Apr 25 2016

Next-Generation Networking Technologies Take Center Stage in 2016

What will the year hold for networking projects, and what does it mean for enterprises?

With end users creating, sending and receiving more data than ever before, the speed and reliability of the enterprise network is crucial to organizational success. As older equipment ages out — and as enterprises look to add new functionality — many organizations are planning to upgrade their existing networks or add new networking technologies over the course of the next 12 months.

In a survey of more than 500 IT decision-makers, CDW asked where organizations plan to invest their networking dollars in 2016. The results show that a number of organizations are adopting next-generation solutions.

For instance, many organizations will continue to research and make investments in cloud resources, and more than a few will begin to explore cutting-edge technologies such as software-defined networking (SDN) and the Internet of Things (IoT).

Among respondents who said they would be making changes in the next year, nearly half (45 percent) indicated that they would at least research cloud computing, while 15 percent said the same thing about IoT technologies. Meanwhile, 21 percent of these respondents said they would look into SDN, and 15 percent said they would increase their investment in that area over the coming year.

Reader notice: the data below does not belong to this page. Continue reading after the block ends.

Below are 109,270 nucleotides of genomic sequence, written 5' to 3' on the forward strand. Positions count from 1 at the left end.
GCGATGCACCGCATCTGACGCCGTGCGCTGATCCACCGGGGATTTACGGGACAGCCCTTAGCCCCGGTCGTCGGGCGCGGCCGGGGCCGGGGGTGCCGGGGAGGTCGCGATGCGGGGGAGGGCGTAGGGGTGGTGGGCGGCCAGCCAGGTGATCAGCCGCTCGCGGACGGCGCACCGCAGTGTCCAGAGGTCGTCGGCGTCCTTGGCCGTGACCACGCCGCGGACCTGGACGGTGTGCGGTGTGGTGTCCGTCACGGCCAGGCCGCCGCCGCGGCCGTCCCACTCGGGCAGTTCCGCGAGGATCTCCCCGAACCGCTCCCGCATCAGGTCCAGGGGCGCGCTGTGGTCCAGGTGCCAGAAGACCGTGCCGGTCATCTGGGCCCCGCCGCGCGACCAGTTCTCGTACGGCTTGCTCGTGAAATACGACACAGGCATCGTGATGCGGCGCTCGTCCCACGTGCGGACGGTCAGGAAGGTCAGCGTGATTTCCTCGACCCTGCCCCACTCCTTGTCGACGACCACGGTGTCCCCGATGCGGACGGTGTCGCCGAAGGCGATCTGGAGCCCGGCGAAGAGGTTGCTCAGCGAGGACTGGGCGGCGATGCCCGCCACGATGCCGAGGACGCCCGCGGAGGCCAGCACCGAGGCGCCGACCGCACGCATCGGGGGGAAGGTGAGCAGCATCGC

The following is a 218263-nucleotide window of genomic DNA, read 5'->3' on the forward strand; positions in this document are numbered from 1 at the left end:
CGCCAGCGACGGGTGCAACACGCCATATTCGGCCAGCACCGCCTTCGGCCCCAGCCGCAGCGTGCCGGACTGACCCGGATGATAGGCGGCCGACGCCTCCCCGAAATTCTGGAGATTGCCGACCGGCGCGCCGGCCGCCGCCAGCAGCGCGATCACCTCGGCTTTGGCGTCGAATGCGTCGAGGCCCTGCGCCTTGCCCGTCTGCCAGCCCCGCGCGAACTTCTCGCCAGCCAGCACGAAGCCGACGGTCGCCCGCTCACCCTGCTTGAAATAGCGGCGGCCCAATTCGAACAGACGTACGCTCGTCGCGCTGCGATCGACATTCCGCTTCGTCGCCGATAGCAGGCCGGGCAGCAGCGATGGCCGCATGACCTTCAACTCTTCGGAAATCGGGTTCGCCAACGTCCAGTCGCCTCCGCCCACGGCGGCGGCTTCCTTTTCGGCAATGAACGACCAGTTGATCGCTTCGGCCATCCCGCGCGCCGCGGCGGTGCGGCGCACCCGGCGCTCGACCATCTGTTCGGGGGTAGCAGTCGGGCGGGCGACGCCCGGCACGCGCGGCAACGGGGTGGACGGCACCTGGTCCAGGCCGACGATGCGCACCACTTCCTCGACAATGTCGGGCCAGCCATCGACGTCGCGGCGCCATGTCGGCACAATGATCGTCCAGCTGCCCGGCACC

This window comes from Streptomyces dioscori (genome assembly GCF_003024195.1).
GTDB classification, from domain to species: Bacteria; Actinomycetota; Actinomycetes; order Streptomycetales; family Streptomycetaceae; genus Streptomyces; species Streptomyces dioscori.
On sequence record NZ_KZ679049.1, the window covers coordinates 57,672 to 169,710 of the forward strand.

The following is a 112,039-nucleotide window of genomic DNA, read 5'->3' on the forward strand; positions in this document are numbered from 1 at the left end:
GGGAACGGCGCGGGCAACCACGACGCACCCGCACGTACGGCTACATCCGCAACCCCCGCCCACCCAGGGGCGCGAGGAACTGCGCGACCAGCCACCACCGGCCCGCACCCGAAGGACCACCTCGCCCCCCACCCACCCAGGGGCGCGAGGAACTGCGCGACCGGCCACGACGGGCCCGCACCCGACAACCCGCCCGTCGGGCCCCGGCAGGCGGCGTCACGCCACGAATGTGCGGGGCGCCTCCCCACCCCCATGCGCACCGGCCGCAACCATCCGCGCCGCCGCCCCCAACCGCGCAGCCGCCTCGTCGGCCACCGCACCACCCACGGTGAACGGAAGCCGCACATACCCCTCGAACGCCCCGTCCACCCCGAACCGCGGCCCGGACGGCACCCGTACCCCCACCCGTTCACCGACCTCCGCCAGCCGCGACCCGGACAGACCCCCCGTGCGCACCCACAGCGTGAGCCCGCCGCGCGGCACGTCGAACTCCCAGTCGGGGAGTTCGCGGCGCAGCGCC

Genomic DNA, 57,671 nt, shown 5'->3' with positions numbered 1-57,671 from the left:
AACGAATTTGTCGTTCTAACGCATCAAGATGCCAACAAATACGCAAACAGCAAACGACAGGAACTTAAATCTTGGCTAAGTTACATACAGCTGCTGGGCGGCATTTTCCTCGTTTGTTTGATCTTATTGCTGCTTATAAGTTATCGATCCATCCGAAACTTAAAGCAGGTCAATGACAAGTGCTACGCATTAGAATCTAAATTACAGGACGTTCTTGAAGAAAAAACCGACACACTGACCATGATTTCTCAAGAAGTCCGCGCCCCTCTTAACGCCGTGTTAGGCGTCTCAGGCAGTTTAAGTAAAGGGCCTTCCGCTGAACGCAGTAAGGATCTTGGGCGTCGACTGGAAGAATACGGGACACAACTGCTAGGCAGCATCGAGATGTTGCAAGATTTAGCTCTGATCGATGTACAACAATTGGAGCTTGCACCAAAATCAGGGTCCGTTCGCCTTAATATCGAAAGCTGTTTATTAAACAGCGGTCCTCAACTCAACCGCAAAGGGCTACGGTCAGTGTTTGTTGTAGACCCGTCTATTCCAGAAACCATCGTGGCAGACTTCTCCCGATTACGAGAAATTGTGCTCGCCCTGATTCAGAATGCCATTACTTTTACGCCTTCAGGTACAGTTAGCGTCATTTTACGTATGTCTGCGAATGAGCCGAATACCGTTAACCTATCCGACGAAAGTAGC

The benefits of moving services such as software and infrastructure to the cloud — including scalability and potential cost savings — are widely known at this point, and Younger says she expects that additional organizations will make the move in 2016. Enterprises that are still using on-premises email, for example, may move to hosted email as their on-premises equipment ages out, she says.

SDN, when combined with network orchestration, will allow organizations to reap the same flexibility benefits that the public cloud offers, while keeping resources in-house and offering additional cost savings. “This gives us the ability to instantly provide servers to internal customers,” Younger says. “That same service that we could get from a cloud-based provider, we can now do that in our own data centers. That was not completely possible until SDN. The products are all really new, within the last year.”

One company was able to achieve a return on investment of more than 400 percent in less than a year by pulling its public cloud resources back into its own data center and using SDN. “If you look at some of the research, it’s much less expensive to operate in a private cloud environment,” she says. “Softwaredefined networking is definitely taking off in 2016. I’m on phone calls daily with customers who are interested.”

As IoT solutions mature, Younger says, she expects more organizations to explore use cases. Industrial and manufacturing companies are particularly interested in IoT, but she is also seeing interest from enterprises in the retail and healthcare sectors. “Internet of Things is going to grow, definitely,” Younger says. “The train has left the station. It’s not going to be adopted by everyone, but it’s definitely picking up momentum.”

Learn more about IT trends by downloading the white paper, "The State of Networking in 2016."